wherein R is an alkyl group containing 14 to 20 carbon atoms; R is selected from the group consisting of alkyls containing 1 to 3 carbon atoms, phenyl, naphthyl, and C -C alkyl substituted phenyls, R is an alkylene group containing 2 to 4 carbon atoms, Z represents an anion, and x plus y ranges from 1 to 6 and x ranges from 1 to 6, and (b) mixtures of said ammonium compound and the nonionic surfactant hereinbefore described wherein the nonionic surfactant content ranges from about 0 to 7 parts for every 3 parts of cationic emulsifier, and the ratio of oxidized Fischer-Tropsch wax to total of emulsifier and nonionic surfactant ranges from about 10:1 to 3:7.
A more complete description of the above textile lubricant can be found in the copending application of Arthur W. Lanner, Ser. No. 550,890, filed May 18, 1966.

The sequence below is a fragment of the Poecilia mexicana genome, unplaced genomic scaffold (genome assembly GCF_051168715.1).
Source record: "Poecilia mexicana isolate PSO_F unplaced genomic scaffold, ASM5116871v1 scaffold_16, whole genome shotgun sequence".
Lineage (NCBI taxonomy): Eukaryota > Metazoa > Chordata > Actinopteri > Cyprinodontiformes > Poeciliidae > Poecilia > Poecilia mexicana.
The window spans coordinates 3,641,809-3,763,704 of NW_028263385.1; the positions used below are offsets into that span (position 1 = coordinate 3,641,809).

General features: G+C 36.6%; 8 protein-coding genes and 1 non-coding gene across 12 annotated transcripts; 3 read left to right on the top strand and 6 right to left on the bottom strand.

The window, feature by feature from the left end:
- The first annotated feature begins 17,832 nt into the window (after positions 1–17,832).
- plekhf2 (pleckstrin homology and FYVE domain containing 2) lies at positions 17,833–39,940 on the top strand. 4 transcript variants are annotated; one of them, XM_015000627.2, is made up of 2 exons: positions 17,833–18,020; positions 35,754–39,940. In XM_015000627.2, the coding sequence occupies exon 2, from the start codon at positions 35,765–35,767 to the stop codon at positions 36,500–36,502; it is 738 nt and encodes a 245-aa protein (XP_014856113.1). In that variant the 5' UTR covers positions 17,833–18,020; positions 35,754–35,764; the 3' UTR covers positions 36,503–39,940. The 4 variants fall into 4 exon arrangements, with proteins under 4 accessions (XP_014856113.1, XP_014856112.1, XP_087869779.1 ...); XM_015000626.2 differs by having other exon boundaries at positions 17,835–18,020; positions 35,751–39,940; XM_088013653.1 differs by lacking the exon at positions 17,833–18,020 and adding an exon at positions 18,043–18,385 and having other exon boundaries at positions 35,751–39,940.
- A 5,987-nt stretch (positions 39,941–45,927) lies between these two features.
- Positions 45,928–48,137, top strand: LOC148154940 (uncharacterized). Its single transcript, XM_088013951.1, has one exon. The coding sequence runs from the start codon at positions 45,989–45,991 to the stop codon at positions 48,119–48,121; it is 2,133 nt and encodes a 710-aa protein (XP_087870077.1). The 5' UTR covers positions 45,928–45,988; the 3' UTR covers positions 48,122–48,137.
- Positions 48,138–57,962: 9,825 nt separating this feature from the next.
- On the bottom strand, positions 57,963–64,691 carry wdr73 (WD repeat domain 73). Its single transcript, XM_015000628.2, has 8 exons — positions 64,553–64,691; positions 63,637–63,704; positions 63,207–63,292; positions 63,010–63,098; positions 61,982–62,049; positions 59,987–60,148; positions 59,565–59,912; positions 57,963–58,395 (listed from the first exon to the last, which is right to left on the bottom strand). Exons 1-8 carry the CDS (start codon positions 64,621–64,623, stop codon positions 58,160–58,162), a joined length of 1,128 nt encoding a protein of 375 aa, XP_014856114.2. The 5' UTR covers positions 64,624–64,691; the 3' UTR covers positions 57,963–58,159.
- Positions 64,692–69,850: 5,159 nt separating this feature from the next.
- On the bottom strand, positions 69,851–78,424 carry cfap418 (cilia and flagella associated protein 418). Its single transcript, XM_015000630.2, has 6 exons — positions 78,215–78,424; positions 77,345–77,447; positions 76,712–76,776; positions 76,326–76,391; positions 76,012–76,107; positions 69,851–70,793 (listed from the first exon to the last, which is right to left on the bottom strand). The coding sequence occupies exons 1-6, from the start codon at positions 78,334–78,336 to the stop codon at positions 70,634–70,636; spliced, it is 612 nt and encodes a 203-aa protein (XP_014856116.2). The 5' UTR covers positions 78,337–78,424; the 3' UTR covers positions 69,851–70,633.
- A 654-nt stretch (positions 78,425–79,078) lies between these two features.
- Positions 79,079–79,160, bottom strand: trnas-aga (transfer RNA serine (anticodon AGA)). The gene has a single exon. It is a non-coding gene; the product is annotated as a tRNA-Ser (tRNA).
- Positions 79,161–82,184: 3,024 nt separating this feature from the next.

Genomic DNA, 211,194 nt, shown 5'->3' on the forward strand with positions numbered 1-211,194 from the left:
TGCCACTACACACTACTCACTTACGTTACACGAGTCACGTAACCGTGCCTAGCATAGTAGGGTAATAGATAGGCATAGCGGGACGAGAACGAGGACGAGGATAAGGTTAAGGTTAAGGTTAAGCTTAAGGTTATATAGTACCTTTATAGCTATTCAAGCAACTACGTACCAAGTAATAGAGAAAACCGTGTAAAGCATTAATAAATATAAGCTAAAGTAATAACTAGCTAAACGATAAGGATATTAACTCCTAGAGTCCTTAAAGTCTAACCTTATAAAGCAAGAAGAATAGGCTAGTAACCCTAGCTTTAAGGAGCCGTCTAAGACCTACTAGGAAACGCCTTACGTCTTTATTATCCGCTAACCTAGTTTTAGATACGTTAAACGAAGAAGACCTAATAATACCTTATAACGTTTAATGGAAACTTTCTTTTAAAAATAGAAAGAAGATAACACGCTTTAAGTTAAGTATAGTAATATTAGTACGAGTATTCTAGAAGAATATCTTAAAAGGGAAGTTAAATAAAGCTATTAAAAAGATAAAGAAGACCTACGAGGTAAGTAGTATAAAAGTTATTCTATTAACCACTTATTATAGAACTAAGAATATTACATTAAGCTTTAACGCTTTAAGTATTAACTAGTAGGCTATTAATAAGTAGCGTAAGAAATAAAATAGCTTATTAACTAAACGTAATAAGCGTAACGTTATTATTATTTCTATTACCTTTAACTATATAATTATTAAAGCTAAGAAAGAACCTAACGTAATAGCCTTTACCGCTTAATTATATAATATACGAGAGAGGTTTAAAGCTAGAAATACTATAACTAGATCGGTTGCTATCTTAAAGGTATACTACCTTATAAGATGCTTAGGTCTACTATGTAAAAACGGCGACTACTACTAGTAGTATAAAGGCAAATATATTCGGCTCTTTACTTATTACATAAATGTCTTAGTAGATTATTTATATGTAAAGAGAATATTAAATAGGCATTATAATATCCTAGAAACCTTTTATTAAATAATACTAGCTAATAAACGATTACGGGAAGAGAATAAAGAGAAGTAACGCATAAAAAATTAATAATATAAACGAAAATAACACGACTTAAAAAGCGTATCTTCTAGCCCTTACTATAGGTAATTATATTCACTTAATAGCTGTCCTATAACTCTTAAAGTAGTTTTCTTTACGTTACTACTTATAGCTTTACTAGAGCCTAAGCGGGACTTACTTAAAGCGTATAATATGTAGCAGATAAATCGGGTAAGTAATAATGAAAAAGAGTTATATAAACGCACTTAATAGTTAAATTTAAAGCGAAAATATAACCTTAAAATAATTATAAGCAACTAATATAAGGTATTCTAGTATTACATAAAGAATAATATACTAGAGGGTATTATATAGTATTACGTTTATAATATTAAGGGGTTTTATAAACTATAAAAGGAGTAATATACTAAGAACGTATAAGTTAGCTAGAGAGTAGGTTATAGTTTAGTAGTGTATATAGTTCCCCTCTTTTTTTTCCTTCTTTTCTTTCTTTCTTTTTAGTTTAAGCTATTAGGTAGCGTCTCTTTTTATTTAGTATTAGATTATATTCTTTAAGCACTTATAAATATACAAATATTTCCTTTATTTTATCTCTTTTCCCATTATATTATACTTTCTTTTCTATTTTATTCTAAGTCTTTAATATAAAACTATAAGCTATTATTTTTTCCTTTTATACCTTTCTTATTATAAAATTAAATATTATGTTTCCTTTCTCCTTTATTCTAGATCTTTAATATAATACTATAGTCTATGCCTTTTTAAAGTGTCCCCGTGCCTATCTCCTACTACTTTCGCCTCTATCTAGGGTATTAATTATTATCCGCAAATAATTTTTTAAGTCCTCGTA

The above textile lubricant is an especially valuable additive to the compositions of this invention where improved sewability is desired. The textile lubricant is also a very valuable additive where the reaction product is to be applied to a chemically modified (treated) cross linked cotton fiber.
All parts, ratios, and percentages herein are by weight unless otherwise specified.
The following examples illustrate the practicality of this invention:
EXAMPLE I Tallow alkyl amine (1040 g.) and epichlorohydrin (556 g.), in a molar ratio of epichlorohydrin to amine of about 1.5 :1, were reacted together at a temperature of about 125 F. (the temperature was kept below 150 F.) for a period of about six hours. 400 g. of the reaction product was then neutralized to an acid value of about 9 with 25 g. of 50% NaOH in 400 g. of denatured ethyl alcohol. The temperature of the neutralization reaction was kept below about F.